Oil spike prompts big October fall in airline shares

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November 15, 2018
oil shares airlines fall October IATA
Airline investors took a hit in October. Photo: Wikicommons

Global airline investors suffered their biggest hit in more than two years during October as airline share prices fell by more than 10 percent as oil prices peaked at their highest levels in about four years.

The 10.1 percent fall was the biggest monthly decline since June 2016 and was led by stocks in Europe and North America.

Europe led the field with a 12.5 percent fall with North America not far behind with a drop of 11.5 percent.

The decline in the Asia-Pacific was more subdued at 8.2 percent, according to the International Air Transport Association’s latest financial monitor.

The falls mean the global share price index has now fallen 19.8 percent since the start of 2018 and is 12.4 percent lower than a year ago.

“The underperformance of airline shares relative to global equities over both periods reflects investor concerns about the impact of rising costs on airline financial performance,’’ IATA said.

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IATA said its initial airline financial data for the third quarter of 2018 showed that the squeeze on airline profit margins was continuing.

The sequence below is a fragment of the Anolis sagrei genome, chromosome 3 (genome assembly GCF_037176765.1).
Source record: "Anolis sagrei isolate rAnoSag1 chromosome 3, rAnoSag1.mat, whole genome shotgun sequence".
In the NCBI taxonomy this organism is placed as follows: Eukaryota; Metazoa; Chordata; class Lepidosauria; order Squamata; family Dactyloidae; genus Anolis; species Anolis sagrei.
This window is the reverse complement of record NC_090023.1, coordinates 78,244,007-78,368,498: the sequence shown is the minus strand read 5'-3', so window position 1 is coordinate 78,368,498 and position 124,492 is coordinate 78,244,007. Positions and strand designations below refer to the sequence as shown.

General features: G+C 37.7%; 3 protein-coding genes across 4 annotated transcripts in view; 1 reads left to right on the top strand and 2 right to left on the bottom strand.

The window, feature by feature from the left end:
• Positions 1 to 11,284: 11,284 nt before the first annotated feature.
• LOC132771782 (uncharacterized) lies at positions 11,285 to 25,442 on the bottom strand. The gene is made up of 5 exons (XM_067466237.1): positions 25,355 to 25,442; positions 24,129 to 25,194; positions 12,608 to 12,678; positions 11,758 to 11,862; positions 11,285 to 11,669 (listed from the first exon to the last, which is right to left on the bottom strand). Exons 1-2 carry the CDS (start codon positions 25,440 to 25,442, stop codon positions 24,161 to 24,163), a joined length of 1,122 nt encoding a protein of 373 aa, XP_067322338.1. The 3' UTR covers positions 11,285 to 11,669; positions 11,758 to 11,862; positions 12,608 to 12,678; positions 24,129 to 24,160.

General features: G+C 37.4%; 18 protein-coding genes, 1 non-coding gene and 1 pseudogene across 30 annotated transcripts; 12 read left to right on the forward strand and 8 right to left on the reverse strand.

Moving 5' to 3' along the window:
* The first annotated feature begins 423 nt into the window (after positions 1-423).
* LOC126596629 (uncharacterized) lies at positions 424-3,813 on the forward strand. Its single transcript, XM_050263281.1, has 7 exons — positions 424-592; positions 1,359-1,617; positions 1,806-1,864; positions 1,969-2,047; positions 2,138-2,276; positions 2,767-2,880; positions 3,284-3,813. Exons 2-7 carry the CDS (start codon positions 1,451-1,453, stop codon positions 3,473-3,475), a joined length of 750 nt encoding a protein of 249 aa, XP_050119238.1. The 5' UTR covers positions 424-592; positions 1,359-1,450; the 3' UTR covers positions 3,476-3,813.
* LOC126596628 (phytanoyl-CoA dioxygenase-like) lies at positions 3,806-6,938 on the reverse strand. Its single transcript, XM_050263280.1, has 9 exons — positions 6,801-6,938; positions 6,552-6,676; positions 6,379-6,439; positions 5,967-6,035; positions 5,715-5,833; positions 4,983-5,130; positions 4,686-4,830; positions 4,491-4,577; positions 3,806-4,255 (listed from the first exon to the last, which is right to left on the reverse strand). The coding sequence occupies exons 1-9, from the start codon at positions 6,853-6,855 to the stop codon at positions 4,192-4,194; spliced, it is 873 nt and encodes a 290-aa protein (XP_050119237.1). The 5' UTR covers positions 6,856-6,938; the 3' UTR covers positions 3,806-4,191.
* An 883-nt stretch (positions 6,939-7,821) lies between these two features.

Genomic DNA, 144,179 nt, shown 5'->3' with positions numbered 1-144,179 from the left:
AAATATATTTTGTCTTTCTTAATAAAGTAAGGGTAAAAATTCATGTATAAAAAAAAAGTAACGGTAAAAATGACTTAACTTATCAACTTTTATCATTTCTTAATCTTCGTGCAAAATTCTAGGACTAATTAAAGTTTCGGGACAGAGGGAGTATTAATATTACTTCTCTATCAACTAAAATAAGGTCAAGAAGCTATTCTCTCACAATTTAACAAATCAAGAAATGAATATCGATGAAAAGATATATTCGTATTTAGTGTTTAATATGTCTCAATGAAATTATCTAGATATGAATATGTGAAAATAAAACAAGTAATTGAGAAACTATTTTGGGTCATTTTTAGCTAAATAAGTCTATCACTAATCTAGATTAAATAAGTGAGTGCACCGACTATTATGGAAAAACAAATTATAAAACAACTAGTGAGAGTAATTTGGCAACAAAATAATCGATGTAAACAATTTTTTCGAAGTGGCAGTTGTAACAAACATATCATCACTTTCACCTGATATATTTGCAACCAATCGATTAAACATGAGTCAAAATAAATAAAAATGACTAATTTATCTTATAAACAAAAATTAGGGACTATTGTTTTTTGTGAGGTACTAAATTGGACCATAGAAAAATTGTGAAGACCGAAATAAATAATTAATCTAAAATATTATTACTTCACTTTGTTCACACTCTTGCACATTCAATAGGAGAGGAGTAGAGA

It looked at the earnings before interest and tax (EBIT) margin for 27 airlines and found it fell from 13.5 percent of revenues in the third quarter of 2018 compared to 16.5 percent a year ago.

Net profits were around $US1.2 billion lower.

The airline group said the October spike in crude oil and jet fuel prices were driven in part by concerns about the impact on global supply of US sanctions on Iran.

“But oil prices had fallen back sharply as the market reassessed near-term supply and demand,’’ it said.

“Indeed, oil markets posted their longest ever losing streak in early November, with the Brent crude benchmark price falling for 10 out of 11 trading sessions.

“At the time of writing, Brent is around 20 percent lower than its early-October peak at around $US69/bbl.

“To be clear, this is still around 8 percent higher than it stood a year ago.

“Nonetheless, there has been a big turnaround from the greater than 50 percent annual growth rates seen just a month ago.”